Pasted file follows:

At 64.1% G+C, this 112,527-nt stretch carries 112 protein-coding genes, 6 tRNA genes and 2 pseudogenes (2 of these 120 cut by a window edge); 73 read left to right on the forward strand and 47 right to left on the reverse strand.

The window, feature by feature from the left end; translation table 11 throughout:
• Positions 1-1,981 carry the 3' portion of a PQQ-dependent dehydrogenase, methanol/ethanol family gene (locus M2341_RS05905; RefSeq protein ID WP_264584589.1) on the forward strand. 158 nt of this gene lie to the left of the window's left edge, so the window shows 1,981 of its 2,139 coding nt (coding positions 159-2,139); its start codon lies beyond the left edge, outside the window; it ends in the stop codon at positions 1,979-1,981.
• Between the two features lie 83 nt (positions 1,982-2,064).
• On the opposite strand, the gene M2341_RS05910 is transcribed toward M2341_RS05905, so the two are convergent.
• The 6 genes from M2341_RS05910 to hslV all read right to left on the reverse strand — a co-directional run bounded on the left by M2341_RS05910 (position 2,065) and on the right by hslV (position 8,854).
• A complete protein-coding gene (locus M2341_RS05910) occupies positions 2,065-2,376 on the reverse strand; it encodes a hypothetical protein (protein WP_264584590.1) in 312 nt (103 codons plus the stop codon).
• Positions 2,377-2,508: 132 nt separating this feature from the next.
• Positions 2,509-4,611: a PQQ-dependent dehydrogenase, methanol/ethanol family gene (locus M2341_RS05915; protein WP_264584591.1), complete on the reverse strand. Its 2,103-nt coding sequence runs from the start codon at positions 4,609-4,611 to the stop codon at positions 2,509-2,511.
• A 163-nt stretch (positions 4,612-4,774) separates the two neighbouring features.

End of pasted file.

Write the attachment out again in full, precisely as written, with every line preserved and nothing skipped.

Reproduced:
At 64.1% G+C, this 112,527-nt stretch carries 112 protein-coding genes, 6 tRNA genes and 2 pseudogenes (2 of these 120 cut by a window edge); 73 read left to right on the forward strand and 47 right to left on the reverse strand.

The window, feature by feature from the left end; translation table 11 throughout:
• Positions 1-1,981 carry the 3' portion of a PQQ-dependent dehydrogenase, methanol/ethanol family gene (locus M2341_RS05905; RefSeq protein ID WP_264584589.1) on the forward strand. 158 nt of this gene lie to the left of the window's left edge, so the window shows 1,981 of its 2,139 coding nt (coding positions 159-2,139); its start codon lies beyond the left edge, outside the window; it ends in the stop codon at positions 1,979-1,981.
• Between the two features lie 83 nt (positions 1,982-2,064).
• On the opposite strand, the gene M2341_RS05910 is transcribed toward M2341_RS05905, so the two are convergent.
• The 6 genes from M2341_RS05910 to hslV all read right to left on the reverse strand — a co-directional run bounded on the left by M2341_RS05910 (position 2,065) and on the right by hslV (position 8,854).
• A complete protein-coding gene (locus M2341_RS05910) occupies positions 2,065-2,376 on the reverse strand; it encodes a hypothetical protein (protein WP_264584590.1) in 312 nt (103 codons plus the stop codon).
• Positions 2,377-2,508: 132 nt separating this feature from the next.
• Positions 2,509-4,611: a PQQ-dependent dehydrogenase, methanol/ethanol family gene (locus M2341_RS05915; protein WP_264584591.1), complete on the reverse strand. Its 2,103-nt coding sequence runs from the start codon at positions 4,609-4,611 to the stop codon at positions 2,509-2,511.
• A 163-nt stretch (positions 4,612-4,774) separates the two neighbouring features.